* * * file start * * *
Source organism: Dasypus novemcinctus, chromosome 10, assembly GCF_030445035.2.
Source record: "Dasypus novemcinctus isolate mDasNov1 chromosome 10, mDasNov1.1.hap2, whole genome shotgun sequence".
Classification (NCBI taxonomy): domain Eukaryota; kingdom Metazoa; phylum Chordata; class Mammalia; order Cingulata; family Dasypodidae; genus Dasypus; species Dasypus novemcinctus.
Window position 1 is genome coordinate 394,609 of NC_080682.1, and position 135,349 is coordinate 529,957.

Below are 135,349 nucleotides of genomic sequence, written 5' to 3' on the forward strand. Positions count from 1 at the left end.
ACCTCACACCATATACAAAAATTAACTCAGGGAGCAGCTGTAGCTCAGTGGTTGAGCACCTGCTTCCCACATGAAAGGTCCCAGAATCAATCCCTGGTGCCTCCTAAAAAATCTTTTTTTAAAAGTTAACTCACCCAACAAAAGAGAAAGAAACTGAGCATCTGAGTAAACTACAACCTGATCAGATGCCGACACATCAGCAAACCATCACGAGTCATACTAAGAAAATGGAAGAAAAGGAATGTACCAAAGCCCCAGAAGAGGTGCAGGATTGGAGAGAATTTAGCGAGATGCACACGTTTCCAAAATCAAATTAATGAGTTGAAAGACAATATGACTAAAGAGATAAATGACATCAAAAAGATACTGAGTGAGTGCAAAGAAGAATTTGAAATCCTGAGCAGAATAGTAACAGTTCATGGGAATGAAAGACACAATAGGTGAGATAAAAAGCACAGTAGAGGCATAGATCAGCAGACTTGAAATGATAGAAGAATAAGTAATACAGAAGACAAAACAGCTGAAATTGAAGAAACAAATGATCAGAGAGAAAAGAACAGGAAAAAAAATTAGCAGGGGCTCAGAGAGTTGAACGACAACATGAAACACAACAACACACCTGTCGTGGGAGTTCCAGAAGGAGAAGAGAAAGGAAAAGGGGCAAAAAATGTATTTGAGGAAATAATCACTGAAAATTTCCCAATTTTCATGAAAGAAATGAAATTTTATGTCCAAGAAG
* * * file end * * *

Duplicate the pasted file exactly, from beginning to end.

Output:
Source organism: Dasypus novemcinctus, chromosome 10, assembly GCF_030445035.2.
Source record: "Dasypus novemcinctus isolate mDasNov1 chromosome 10, mDasNov1.1.hap2, whole genome shotgun sequence".
Classification (NCBI taxonomy): domain Eukaryota; kingdom Metazoa; phylum Chordata; class Mammalia; order Cingulata; family Dasypodidae; genus Dasypus; species Dasypus novemcinctus.
Window position 1 is genome coordinate 394,609 of NC_080682.1, and position 135,349 is coordinate 529,957.

Below are 135,349 nucleotides of genomic sequence, written 5' to 3' on the forward strand. Positions count from 1 at the left end.
ACCTCACACCATATACAAAAATTAACTCAGGGAGCAGCTGTAGCTCAGTGGTTGAGCACCTGCTTCCCACATGAAAGGTCCCAGAATCAATCCCTGGTGCCTCCTAAAAAATCTTTTTTTAAAAGTTAACTCACCCAACAAAAGAGAAAGAAACTGAGCATCTGAGTAAACTACAACCTGATCAGATGCCGACACATCAGCAAACCATCACGAGTCATACTAAGAAAATGGAAGAAAAGGAATGTACCAAAGCCCCAGAAGAGGTGCAGGATTGGAGAGAATTTAGCGAGATGCACACGTTTCCAAAATCAAATTAATGAGTTGAAAGACAATATGACTAAAGAGATAAATGACATCAAAAAGATACTGAGTGAGTGCAAAGAAGAATTTGAAATCCTGAGCAGAATAGTAACAGTTCATGGGAATGAAAGACACAATAGGTGAGATAAAAAGCACAGTAGAGGCATAGATCAGCAGACTTGAAATGATAGAAGAATAAGTAATACAGAAGACAAAACAGCTGAAATTGAAGAAACAAATGATCAGAGAGAAAAGAACAGGAAAAAAAATTAGCAGGGGCTCAGAGAGTTGAACGACAACATGAAACACAACAACACACCTGTCGTGGGAGTTCCAGAAGGAGAAGAGAAAGGAAAAGGGGCAAAAAATGTATTTGAGGAAATAATCACTGAAAATTTCCCAATTTTCATGAAAGAAATGAAATTTTATGTCCAAGAAG